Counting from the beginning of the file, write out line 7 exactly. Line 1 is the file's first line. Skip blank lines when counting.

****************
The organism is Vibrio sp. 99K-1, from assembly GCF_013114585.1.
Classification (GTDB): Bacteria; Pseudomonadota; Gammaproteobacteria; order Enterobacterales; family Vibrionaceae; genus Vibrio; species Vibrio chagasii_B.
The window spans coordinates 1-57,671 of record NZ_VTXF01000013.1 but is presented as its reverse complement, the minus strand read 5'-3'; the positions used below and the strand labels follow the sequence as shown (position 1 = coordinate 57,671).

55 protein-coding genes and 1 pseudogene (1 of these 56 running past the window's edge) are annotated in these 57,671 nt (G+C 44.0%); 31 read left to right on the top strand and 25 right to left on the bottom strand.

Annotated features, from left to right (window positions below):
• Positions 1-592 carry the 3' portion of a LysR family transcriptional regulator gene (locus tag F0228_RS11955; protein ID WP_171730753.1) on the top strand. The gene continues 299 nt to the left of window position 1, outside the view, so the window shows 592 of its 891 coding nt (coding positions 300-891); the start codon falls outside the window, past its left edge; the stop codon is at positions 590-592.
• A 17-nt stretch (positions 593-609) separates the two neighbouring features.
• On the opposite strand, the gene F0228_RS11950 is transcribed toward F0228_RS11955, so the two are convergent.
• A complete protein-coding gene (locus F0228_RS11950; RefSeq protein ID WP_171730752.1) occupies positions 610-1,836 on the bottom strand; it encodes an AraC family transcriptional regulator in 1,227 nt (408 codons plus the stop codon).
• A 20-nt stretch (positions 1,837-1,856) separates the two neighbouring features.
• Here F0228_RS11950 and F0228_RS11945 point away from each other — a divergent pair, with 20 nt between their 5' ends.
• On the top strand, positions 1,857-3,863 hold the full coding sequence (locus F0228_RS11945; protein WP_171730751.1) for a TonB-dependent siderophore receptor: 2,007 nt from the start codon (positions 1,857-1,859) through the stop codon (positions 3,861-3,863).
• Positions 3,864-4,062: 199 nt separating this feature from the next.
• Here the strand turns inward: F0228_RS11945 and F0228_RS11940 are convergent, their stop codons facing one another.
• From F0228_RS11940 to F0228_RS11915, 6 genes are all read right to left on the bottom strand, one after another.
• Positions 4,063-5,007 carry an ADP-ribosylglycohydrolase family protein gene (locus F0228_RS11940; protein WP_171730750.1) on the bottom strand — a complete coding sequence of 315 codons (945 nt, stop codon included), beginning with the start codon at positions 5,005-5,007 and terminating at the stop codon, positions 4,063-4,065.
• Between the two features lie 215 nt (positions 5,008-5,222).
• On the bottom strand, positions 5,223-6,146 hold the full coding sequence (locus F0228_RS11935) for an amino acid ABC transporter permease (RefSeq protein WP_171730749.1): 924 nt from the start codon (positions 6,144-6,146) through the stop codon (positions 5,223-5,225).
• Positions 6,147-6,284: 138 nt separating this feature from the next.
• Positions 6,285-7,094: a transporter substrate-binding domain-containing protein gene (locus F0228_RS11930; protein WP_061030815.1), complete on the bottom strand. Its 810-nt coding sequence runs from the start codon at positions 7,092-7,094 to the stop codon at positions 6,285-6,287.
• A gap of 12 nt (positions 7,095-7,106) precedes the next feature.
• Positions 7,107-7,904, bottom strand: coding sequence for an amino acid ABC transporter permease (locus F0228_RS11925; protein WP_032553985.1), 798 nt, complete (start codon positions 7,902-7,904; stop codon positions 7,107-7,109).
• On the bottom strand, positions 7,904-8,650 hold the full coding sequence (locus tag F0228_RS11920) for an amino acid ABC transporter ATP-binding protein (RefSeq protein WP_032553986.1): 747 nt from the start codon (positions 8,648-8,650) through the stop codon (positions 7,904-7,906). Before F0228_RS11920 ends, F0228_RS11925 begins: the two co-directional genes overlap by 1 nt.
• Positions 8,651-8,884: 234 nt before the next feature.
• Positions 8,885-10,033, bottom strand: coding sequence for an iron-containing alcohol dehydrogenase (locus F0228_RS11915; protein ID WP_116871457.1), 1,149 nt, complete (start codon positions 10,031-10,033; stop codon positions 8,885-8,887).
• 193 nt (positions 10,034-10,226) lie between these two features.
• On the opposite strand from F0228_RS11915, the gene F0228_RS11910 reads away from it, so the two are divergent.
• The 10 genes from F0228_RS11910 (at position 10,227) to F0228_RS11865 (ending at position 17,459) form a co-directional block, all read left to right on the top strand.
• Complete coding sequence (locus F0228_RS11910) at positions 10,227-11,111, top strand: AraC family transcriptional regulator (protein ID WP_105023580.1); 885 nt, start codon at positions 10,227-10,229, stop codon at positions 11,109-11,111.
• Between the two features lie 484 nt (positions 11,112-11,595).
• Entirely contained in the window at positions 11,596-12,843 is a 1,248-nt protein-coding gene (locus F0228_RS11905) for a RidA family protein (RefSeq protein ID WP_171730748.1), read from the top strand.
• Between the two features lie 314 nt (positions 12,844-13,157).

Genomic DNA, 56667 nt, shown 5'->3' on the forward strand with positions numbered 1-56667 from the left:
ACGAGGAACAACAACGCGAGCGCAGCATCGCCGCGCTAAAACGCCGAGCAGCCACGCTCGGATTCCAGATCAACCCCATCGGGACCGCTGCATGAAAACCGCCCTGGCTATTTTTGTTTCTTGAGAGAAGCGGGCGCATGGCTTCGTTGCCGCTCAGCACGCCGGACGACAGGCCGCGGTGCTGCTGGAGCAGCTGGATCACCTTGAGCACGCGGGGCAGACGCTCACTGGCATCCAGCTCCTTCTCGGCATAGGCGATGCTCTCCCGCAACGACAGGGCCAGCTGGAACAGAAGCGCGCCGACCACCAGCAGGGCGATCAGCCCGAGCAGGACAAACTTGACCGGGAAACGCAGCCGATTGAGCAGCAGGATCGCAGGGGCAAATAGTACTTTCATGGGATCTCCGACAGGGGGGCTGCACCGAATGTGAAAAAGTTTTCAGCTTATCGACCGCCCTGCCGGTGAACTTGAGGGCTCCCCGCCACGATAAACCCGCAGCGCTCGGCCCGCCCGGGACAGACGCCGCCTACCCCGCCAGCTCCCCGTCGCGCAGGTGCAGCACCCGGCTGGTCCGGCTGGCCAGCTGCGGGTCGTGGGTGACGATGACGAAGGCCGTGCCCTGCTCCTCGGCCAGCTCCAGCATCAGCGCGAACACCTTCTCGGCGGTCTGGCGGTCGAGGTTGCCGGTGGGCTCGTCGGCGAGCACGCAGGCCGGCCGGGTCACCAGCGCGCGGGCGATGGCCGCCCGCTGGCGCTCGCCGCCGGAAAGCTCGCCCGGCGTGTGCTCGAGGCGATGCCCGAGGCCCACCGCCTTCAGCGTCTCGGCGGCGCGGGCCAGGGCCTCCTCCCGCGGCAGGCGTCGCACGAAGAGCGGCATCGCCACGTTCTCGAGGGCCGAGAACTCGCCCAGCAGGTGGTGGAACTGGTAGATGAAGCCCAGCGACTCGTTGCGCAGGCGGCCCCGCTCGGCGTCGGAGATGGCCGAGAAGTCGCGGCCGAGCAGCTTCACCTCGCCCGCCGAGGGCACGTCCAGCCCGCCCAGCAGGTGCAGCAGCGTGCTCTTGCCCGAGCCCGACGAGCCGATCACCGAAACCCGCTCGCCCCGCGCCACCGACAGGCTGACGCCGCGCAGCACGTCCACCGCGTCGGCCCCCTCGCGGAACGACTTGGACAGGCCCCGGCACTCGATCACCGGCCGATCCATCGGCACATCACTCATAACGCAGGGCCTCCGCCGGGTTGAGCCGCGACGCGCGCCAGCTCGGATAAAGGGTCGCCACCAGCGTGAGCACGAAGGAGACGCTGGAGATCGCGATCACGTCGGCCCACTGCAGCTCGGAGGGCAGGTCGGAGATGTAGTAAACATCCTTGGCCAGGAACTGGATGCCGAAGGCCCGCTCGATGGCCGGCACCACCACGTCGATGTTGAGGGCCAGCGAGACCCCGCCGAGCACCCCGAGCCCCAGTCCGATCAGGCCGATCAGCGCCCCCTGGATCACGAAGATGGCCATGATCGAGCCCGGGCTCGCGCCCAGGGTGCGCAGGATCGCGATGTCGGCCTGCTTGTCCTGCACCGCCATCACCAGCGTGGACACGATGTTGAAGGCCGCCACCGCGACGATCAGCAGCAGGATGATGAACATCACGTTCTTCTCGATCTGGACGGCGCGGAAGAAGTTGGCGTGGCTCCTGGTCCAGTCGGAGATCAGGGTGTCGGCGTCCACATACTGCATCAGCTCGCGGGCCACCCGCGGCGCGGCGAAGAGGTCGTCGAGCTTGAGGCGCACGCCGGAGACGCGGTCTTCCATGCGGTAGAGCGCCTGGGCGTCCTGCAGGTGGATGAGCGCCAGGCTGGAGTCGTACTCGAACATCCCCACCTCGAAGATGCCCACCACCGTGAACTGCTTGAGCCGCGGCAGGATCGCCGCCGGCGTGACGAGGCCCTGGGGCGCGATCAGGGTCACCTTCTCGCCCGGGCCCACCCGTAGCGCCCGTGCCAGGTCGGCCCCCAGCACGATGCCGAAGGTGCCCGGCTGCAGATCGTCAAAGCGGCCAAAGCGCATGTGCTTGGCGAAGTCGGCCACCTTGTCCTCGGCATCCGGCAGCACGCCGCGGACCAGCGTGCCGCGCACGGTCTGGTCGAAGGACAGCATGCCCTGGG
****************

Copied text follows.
• A 17-nt stretch (positions 593-609) separates the two neighbouring features.